Sicily: From Volcanoes to Mud-pools
By Anna Jade
Sicily, otherwise recognised as the large island of Italy’s boot, is the largest Mediterranean island and the idyllic destination for 21 geography students this half term. From hiking up mountains to bathing in mud-pools, this Italian region has so much going for it, even if we did all come back sunburnt…
Day One - Alcantara Gorge:
Once we had arrived at the island, out first day was spent exploring the Gorge and River of Alcantara. This striking landform composed of crystallised basalt columns was, in short, formed by the cooling of volcanic lava and erosion from the river. This process resulted in what we can see today: smooth, basaltic columns featuring striking geometric shapes.
At the bottom of this gorge was a beautiful stone beach, formed by the fast flowing Alcantara River. The water here was unusually cold, making for a perfect escape from the constant heat!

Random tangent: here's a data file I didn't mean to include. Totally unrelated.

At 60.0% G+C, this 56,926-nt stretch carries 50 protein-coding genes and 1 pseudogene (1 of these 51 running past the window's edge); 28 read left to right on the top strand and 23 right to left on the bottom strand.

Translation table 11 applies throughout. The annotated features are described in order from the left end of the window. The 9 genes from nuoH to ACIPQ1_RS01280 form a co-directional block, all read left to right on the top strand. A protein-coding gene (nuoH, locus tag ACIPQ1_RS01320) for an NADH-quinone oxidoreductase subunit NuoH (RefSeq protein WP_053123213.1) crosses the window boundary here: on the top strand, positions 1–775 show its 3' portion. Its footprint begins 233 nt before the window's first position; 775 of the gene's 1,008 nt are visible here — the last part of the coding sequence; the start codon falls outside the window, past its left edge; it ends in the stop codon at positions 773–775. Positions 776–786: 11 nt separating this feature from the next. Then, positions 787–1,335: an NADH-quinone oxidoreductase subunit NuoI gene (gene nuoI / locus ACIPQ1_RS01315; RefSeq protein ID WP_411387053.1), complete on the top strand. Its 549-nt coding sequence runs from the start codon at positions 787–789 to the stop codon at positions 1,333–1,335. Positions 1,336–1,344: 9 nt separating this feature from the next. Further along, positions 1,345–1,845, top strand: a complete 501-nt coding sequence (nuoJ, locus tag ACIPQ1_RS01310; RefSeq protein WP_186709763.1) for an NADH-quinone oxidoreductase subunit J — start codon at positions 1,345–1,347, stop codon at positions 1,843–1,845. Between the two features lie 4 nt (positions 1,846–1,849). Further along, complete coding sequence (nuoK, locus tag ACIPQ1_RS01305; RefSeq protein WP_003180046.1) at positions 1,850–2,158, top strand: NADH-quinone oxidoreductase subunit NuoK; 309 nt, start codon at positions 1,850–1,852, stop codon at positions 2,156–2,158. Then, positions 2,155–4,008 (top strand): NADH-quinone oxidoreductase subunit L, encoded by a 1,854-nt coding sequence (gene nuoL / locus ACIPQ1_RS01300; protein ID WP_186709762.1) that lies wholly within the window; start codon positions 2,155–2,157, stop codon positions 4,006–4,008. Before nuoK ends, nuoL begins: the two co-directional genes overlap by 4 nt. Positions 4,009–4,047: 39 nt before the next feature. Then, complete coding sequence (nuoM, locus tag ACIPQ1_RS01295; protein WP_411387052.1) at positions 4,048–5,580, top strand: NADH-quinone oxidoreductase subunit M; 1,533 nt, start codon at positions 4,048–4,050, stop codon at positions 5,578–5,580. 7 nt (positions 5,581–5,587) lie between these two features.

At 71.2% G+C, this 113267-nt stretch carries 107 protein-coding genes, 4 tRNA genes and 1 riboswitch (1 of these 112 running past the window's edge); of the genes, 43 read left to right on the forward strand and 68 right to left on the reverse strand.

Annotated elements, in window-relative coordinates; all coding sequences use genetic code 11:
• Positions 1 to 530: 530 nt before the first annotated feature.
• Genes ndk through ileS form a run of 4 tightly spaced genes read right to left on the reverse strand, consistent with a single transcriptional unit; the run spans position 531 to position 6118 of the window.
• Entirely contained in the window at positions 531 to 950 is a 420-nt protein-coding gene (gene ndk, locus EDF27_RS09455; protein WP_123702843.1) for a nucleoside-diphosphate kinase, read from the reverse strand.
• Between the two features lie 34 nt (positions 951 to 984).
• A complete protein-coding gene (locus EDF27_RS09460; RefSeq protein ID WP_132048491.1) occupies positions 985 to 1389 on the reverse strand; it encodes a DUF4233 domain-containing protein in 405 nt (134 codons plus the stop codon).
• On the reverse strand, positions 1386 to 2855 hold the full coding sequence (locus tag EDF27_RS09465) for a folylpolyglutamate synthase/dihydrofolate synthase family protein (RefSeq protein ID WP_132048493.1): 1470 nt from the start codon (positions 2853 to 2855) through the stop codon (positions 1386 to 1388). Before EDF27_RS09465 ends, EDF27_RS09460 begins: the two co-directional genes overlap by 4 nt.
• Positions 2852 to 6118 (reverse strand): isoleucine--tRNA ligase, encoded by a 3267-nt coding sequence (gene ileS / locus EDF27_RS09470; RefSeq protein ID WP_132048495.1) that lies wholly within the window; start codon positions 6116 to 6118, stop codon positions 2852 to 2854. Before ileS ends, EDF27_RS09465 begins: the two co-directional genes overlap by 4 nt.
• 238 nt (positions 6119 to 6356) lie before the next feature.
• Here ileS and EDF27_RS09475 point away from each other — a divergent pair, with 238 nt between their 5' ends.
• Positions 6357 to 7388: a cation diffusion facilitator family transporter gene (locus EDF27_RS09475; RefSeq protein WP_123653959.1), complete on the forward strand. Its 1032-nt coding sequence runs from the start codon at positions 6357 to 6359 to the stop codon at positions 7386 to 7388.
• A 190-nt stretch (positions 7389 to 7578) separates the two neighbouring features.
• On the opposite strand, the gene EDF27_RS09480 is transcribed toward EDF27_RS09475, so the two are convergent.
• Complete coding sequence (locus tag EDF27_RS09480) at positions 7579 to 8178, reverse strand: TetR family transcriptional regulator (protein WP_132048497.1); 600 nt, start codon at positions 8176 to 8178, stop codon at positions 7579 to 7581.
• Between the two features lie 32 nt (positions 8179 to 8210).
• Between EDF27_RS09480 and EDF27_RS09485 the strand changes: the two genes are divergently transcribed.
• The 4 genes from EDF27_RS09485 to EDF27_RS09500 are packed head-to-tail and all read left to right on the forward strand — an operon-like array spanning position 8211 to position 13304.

Day 2 - Mount Etna:
Our second day was spent climbing the highest volcano in Europe, and one of the most active on our planet. After travelling in a coach, cable car and 4x4 vehicle, we reached the summit of 3,329m above sea level. Despite it being rather cloudy and cold due to the altitude, the views of the crater were still spectacular.
Day 3 - Vulcano:
Vulcano is a small island to the North of Sicily and the place after which all volcanoes are consequently named. Regardless of the very strong smell of sulphur, we thoroughly enjoyed hiking up the side of the mountain, viewing the active crater and bathing in the natural mud-pools!
Day 4 - Taormina:
Our last day on the island was a relaxed one as we were given the opportunity to explore the tourist destination of Taormina. Not only did it have beautiful Italian buildings and an amphitheatre full of history, the pizza was easily the best I’d ever had.
And there you have it, a whistle-stop tour of the best places we visited on our geography trip to the incredible island of Sicily.